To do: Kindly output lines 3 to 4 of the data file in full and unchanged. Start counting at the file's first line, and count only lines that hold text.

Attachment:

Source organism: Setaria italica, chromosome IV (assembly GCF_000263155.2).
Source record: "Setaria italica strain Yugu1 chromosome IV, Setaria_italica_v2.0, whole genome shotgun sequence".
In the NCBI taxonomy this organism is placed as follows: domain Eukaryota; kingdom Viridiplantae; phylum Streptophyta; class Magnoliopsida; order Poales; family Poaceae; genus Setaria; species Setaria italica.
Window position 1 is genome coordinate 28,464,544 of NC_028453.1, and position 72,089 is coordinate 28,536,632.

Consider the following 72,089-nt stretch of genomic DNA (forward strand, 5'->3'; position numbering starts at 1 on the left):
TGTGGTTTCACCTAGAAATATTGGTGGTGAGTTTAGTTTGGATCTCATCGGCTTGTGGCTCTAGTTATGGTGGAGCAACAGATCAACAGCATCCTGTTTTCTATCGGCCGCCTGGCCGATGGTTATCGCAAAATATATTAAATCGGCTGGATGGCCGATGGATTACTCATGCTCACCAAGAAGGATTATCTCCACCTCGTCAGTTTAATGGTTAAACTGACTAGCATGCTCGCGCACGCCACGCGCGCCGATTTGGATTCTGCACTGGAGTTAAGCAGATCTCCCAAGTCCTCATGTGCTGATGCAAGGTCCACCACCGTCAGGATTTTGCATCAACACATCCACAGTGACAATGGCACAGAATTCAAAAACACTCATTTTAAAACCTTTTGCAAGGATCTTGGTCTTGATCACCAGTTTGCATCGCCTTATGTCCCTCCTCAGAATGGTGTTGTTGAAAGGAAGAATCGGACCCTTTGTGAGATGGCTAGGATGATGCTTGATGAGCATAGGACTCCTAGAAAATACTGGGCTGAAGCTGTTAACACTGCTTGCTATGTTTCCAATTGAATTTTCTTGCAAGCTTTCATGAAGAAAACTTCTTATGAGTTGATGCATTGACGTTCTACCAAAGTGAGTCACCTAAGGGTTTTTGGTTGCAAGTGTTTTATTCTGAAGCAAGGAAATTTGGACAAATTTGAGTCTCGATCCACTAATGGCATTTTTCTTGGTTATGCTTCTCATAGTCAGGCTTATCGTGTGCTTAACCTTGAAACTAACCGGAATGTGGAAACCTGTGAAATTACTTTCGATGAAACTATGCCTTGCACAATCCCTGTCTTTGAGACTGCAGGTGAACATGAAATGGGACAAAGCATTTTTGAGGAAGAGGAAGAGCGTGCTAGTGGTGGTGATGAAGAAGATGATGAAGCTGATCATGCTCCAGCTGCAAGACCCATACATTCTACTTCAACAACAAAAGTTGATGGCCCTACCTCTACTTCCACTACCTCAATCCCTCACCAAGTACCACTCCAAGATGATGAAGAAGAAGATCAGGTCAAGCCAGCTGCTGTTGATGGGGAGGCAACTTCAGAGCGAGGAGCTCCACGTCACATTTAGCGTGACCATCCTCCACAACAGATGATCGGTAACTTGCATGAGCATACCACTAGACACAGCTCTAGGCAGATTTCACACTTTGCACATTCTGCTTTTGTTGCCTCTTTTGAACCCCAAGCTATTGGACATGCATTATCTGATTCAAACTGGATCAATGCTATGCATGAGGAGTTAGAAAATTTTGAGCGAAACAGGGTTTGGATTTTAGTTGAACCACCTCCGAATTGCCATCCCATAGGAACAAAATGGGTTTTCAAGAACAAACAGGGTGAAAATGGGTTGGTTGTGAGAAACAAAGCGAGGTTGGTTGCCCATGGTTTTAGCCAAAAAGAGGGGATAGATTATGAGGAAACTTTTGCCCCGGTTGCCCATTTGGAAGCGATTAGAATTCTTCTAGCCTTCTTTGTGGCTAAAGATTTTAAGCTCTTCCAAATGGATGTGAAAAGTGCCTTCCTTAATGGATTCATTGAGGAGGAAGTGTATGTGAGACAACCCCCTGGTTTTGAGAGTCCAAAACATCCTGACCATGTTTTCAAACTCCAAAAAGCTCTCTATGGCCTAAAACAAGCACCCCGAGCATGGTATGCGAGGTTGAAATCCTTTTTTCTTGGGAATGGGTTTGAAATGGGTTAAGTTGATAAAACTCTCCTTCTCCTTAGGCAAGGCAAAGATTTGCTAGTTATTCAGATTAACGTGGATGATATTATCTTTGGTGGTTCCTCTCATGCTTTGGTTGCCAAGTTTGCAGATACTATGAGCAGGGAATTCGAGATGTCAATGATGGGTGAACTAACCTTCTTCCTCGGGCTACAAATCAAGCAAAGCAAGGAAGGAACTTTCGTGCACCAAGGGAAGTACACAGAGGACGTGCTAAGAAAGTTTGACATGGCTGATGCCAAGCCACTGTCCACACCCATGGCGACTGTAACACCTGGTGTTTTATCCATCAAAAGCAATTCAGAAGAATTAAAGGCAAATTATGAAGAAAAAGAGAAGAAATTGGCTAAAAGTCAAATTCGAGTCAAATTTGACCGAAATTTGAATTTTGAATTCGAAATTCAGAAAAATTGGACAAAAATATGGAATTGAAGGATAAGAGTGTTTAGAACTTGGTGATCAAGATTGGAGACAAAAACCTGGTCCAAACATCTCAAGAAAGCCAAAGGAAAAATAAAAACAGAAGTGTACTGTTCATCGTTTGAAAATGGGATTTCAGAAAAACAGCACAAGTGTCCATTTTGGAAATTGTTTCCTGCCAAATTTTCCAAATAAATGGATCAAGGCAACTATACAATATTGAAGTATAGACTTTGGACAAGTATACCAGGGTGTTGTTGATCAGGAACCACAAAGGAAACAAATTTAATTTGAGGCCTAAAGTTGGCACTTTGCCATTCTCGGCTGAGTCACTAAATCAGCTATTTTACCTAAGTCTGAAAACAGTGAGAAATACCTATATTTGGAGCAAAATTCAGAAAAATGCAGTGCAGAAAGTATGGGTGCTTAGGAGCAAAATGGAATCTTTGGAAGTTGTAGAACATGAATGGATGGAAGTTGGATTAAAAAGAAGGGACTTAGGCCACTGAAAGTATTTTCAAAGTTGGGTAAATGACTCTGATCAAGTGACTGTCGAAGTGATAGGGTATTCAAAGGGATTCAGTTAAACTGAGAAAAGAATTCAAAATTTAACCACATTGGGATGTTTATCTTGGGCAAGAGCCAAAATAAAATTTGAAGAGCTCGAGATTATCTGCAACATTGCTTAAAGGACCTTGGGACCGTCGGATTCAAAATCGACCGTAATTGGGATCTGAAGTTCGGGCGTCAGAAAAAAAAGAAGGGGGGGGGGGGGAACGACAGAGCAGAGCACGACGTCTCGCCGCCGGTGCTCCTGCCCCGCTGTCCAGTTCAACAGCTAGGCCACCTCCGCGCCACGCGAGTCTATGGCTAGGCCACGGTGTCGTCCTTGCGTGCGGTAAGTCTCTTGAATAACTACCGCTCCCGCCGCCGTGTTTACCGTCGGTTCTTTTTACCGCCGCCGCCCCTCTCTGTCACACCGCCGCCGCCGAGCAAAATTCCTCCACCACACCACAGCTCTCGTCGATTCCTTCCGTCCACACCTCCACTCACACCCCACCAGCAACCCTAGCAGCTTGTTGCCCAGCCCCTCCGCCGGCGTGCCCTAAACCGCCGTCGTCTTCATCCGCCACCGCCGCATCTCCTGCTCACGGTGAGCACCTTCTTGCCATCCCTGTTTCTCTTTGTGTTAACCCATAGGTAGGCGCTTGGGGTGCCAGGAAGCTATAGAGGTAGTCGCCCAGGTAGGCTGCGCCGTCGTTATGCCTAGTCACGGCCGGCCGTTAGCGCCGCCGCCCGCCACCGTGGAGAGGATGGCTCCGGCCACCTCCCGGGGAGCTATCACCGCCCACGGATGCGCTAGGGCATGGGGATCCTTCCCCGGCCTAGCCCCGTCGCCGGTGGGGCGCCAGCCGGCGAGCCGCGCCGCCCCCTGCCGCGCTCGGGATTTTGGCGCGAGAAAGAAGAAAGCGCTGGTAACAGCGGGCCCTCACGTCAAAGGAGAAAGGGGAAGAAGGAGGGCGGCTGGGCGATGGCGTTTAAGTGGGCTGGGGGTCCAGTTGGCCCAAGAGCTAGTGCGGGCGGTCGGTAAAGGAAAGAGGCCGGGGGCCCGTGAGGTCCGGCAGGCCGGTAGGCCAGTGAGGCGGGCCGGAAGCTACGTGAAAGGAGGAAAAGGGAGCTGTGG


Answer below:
In the NCBI taxonomy this organism is placed as follows: domain Eukaryota; kingdom Viridiplantae; phylum Streptophyta; class Magnoliopsida; order Poales; family Poaceae; genus Setaria; species Setaria italica.
Window position 1 is genome coordinate 28,464,544 of NC_028453.1, and position 72,089 is coordinate 28,536,632.